"The Palestinians will not be able to in the long run to fight terror and deliver the security we expect unless they understand what it is for.

"And it's the same for us. We can't just evacuate settlers from the West Bank, uproot Jewish people from their homes with their children and grandchildren, and the dead they have buried. But what for? They deserve an explanation. They might even say, we'll do it, but who will promise us the Palestinians will not come back later and demand the right of return?"

It was he says, the mistake of Oslo, and indeed of most political efforts up to now, even including the road-map in its present form, to suppress all the most difficult issues until the end rather than agree, as he and Professor Nusseibi did in their advance of principles.

These should be clear enough to rule out the ambiguity which "in the Middle East is the beginning of conspiracy" and flexible enough to allow true negotiations.

Admiral Ayalon's self-confessed optimism is based partly on his conviction that each side has broken its taboos - the Palestinians by starting to contemplate the idea of substituting internationally funded compensation and a return of refugees who want it to the new Palestinian state, for a right to return to Israel - and the Israelis through the ending, by Ehud Barak at Camp David, "the taboo" of Jerusalem as an undivided Israeli capital - an advance which he insists about half the Likud Knesset membership now accept.

But it is based, too, on an assumption - by no means a universal one - that the US, having failed to achieve by its "decisive military victory" the more stable Iraq it dreamed about, was now reassessing its Middle East policy. The Americans needed international allies and regional coalitions, from Europe to Egypt, Jordan, Turkey and Saudi Arabia to handle Iraq and Iran.

It had finally begun to recognise, as the Europeans had been telling them for some time, that "the roads to Baghdad and Tehran go through Jerusalem." The Israeli-Palestinian issue was the "one common denominator" if such coalitions were to be struck. "You have to have a two-state solution, you have to be much more active."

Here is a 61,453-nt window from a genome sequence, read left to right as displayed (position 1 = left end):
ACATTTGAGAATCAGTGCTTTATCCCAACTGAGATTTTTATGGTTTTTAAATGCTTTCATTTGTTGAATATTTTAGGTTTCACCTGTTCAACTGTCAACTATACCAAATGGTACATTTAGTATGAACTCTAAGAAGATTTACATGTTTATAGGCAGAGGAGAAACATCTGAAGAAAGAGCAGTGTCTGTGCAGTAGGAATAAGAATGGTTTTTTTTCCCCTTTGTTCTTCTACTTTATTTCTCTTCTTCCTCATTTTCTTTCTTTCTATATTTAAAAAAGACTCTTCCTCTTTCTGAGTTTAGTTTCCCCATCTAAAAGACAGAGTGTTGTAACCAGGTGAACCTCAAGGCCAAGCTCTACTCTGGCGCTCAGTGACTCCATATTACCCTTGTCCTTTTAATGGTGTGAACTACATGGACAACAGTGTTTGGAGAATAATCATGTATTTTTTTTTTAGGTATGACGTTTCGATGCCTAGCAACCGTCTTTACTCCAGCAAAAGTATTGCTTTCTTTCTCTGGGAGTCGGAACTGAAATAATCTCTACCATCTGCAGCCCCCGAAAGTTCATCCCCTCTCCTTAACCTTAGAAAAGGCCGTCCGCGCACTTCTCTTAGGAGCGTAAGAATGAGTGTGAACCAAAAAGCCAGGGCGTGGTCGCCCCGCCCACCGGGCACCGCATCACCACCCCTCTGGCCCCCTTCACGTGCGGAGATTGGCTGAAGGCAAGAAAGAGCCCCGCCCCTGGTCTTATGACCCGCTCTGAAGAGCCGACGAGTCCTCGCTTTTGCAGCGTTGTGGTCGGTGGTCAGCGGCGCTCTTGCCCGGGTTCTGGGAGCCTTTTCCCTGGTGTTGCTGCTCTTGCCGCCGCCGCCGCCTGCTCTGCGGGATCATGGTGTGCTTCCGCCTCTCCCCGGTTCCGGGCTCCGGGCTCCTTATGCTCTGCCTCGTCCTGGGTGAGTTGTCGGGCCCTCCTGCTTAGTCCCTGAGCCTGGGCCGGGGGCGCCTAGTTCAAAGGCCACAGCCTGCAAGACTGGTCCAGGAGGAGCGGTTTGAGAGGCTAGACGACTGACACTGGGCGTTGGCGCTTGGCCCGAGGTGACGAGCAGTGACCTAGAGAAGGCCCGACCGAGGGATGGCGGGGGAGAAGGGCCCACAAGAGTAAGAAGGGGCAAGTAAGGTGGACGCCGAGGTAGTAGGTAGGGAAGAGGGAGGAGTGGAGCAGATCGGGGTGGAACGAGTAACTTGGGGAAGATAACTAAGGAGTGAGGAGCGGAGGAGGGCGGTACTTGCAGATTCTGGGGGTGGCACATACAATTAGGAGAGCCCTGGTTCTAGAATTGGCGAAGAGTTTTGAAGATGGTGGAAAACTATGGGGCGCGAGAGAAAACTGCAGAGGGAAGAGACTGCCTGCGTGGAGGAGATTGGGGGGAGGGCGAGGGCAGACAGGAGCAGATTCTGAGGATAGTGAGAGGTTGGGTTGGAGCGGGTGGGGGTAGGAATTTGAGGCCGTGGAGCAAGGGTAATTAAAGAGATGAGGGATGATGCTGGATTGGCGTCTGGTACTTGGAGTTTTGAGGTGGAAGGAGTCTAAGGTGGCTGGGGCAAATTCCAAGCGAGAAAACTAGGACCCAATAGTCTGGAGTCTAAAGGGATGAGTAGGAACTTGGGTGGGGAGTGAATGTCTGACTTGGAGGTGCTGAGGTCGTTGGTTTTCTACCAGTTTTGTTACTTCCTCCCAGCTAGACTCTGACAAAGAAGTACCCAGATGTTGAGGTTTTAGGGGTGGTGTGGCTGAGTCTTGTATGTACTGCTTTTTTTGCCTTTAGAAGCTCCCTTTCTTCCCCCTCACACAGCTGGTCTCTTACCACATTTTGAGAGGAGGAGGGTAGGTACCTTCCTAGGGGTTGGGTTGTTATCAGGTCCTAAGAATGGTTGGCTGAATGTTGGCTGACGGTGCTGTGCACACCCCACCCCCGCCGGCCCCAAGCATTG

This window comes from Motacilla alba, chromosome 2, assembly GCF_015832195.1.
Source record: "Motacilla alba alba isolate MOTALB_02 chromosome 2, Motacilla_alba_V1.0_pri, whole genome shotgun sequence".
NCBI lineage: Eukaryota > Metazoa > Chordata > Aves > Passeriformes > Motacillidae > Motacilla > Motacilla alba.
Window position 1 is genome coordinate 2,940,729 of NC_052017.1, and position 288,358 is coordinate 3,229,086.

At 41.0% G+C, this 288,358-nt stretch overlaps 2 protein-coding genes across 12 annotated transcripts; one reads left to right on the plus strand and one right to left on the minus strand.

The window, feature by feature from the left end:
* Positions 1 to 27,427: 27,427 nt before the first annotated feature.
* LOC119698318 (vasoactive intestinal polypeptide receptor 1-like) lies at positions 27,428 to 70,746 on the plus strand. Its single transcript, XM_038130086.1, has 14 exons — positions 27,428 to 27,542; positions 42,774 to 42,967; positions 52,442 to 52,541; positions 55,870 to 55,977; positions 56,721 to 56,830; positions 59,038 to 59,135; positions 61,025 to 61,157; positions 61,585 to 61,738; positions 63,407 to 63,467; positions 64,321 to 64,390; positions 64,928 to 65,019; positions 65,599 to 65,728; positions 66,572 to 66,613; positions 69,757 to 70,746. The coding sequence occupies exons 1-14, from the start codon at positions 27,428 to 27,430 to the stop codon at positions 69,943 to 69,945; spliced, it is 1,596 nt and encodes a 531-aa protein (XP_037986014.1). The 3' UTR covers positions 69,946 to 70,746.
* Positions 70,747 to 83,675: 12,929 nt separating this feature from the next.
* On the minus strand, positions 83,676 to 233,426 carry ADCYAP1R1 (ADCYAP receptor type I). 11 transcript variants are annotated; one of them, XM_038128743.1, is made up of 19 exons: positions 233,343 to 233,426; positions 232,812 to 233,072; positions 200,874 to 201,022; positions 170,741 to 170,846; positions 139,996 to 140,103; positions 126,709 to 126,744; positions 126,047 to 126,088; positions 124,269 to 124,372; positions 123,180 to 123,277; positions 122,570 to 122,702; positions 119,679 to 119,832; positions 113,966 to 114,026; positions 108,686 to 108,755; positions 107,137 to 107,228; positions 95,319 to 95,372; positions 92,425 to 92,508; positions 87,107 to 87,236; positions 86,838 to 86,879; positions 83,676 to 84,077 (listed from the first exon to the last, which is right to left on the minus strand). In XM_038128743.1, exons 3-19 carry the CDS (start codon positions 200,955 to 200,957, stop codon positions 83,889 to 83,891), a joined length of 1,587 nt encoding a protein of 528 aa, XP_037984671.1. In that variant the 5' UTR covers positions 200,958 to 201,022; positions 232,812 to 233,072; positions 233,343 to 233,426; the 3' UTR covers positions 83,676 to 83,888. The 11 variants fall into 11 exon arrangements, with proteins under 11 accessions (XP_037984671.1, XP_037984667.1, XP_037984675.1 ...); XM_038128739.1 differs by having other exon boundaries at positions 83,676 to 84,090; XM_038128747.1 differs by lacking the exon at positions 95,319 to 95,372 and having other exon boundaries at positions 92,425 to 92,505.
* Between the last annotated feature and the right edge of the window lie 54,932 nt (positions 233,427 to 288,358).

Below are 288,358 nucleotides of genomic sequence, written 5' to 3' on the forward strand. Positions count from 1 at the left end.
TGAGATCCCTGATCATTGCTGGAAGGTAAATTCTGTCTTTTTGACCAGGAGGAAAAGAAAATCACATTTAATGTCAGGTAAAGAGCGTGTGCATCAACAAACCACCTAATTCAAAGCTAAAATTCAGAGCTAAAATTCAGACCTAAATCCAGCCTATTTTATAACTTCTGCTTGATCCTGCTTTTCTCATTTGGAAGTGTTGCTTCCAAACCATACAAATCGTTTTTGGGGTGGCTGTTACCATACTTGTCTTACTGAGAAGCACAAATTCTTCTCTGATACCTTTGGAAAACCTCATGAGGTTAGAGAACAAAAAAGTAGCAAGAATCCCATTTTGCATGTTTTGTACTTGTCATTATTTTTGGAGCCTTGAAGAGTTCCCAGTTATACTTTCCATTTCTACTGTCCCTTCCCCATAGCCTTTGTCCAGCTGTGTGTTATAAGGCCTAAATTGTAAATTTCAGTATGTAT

That's why, he says, Condoleezza Rice has made them a priority. And why, he confidently expects, George Bush will now "balance" the notable concessions he gave Mr Sharon in Washington in April - including on the right of return - by publishing a vision for the Middle East which will "say something to the Palestinians, something about the swap of territory, something about Jerusalem. And he will bring the American vision closer to our set of principles".

Acknowledging that he has a "lot to learn" he is clear that he is not going to stand for the Labour leadership in the coming primaries. But he also freely admits "that, finally, my goal is to be as high as possible, if possible to be prime minister".

As a very fit 59-year-old, he has never, he says, suggested that wouldn't take time. "It should take time. We paid a painful price because people reached the position too early."

The examples he cites are the first - though not of course the second - premiership of Yizhak Rabin and the "huge failures" (Mr Ayalon does not mince his words) of the premierships of Benjamin Netanyahu and Ehud Barak.

But he is something of a heretic on the decision of the party under Shimon Peres to accept jobs from Ariel Sharon in the new "unity" government. He was - and is - in favour of joining the coalition to see through disengagement from Gaza but sees a real danger that the party will hang on to its ministries whatever follows.

If that is to be followed by a return to the road-map and the clear subsequent possibility of withdrawals from the West Bank, then fine. If it turns out that the brutal explanation given last year by Mr Sharon's most trusted lieutenant Dov Weisglass that withdrawal from Gaza was a means of putting the peace process in "formaldehyde" and hanging on to the West Bank settlements, then Labour should walk out.

With all the authority of a former intelligence chief, he is scornful of the idea Mr Sharon's separation barrier will preserve security. "The wall alone will not save us." Palestinian militants, he says, will be able to dig tunnels below it within 12 or 18 months - as experience in Gaza shows.

In the meantime, however, he retains an unshakeable conviction that peace is possible.

"We are Siamese twins. And to create each one's identity we have to separate. But you cannot cut them apart in one day."